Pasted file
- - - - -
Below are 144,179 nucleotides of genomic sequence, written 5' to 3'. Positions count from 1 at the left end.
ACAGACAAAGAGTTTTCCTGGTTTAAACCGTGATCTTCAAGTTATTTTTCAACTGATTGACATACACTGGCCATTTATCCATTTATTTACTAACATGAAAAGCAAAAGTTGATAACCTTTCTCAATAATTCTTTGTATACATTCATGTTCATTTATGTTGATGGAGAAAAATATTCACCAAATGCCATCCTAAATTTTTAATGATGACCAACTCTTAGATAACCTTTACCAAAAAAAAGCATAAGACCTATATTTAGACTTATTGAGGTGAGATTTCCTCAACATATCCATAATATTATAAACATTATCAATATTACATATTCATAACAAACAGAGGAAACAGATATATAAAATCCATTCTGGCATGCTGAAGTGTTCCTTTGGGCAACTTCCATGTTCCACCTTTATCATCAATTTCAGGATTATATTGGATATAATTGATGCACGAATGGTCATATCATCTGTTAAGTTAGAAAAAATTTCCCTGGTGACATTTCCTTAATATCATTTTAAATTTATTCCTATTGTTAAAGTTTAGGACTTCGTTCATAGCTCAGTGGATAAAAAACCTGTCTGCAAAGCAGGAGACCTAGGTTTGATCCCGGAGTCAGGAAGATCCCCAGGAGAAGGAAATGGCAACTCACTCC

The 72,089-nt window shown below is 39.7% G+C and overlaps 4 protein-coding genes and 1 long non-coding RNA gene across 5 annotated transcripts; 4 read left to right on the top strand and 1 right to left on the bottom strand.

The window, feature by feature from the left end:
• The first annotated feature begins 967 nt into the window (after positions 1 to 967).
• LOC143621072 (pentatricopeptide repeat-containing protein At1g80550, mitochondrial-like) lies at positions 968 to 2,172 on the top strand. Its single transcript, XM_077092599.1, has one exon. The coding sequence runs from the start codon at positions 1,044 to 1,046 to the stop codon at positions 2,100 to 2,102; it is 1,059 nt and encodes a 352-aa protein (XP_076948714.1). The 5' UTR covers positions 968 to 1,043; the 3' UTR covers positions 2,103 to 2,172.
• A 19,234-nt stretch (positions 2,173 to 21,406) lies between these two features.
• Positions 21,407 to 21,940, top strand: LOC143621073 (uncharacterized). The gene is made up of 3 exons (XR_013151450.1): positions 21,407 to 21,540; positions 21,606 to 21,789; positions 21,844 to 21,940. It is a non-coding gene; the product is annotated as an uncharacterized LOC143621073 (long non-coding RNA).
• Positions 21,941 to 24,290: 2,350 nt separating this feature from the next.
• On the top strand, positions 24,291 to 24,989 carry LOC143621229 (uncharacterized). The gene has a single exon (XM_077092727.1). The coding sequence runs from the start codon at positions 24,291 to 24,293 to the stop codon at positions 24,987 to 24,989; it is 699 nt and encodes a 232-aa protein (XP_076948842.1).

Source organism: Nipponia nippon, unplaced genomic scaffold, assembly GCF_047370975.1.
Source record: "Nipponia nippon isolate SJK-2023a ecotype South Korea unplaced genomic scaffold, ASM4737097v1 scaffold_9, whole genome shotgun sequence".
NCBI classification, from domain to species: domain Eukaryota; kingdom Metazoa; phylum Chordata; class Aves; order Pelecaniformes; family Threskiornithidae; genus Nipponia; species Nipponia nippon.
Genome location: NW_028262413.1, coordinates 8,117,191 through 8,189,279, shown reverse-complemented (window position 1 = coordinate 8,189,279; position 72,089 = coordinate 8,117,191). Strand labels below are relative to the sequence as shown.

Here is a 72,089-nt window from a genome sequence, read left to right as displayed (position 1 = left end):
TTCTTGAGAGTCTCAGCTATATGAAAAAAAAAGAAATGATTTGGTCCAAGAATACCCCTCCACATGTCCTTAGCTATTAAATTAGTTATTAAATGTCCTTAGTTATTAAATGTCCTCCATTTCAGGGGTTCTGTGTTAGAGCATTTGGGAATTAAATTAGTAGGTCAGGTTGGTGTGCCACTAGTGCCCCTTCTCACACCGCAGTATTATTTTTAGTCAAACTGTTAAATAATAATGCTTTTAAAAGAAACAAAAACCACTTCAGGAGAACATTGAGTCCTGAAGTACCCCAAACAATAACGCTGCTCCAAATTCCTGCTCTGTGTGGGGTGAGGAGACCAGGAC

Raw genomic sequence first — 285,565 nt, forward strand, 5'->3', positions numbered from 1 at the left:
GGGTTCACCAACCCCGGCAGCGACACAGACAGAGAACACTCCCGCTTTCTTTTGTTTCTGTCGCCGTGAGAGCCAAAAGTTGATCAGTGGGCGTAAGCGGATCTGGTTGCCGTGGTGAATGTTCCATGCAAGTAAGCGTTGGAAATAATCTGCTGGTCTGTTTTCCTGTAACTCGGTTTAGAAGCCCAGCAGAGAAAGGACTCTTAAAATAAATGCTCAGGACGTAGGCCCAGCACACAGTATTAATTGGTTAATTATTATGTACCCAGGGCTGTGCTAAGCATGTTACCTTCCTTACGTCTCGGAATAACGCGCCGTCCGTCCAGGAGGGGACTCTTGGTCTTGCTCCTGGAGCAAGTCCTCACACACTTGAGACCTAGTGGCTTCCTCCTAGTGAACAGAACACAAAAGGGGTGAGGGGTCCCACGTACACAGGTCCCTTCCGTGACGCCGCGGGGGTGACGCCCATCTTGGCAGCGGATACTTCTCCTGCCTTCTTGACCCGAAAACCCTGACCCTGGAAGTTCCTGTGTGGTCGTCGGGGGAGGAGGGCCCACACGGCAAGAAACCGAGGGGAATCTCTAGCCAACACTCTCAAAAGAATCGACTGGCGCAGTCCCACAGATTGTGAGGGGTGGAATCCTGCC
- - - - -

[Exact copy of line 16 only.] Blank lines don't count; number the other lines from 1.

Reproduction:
TTCTTGAGAGTCTCAGCTATATGAAAAAAAAAGAAATGATTTGGTCCAAGAATACCCCTCCACATGTCCTTAGCTATTAAATTAGTTATTAAATGTCCTTAGTTATTAAATGTCCTCCATTTCAGGGGTTCTGTGTTAGAGCATTTGGGAATTAAATTAGTAGGTCAGGTTGGTGTGCCACTAGTGCCCCTTCTCACACCGCAGTATTATTTTTAGTCAAACTGTTAAATAATAATGCTTTTAAAAGAAACAAAAACCACTTCAGGAGAACATTGAGTCCTGAAGTACCCCAAACAATAACGCTGCTCCAAATTCCTGCTCTGTGTGGGGTGAGGAGACCAGGAC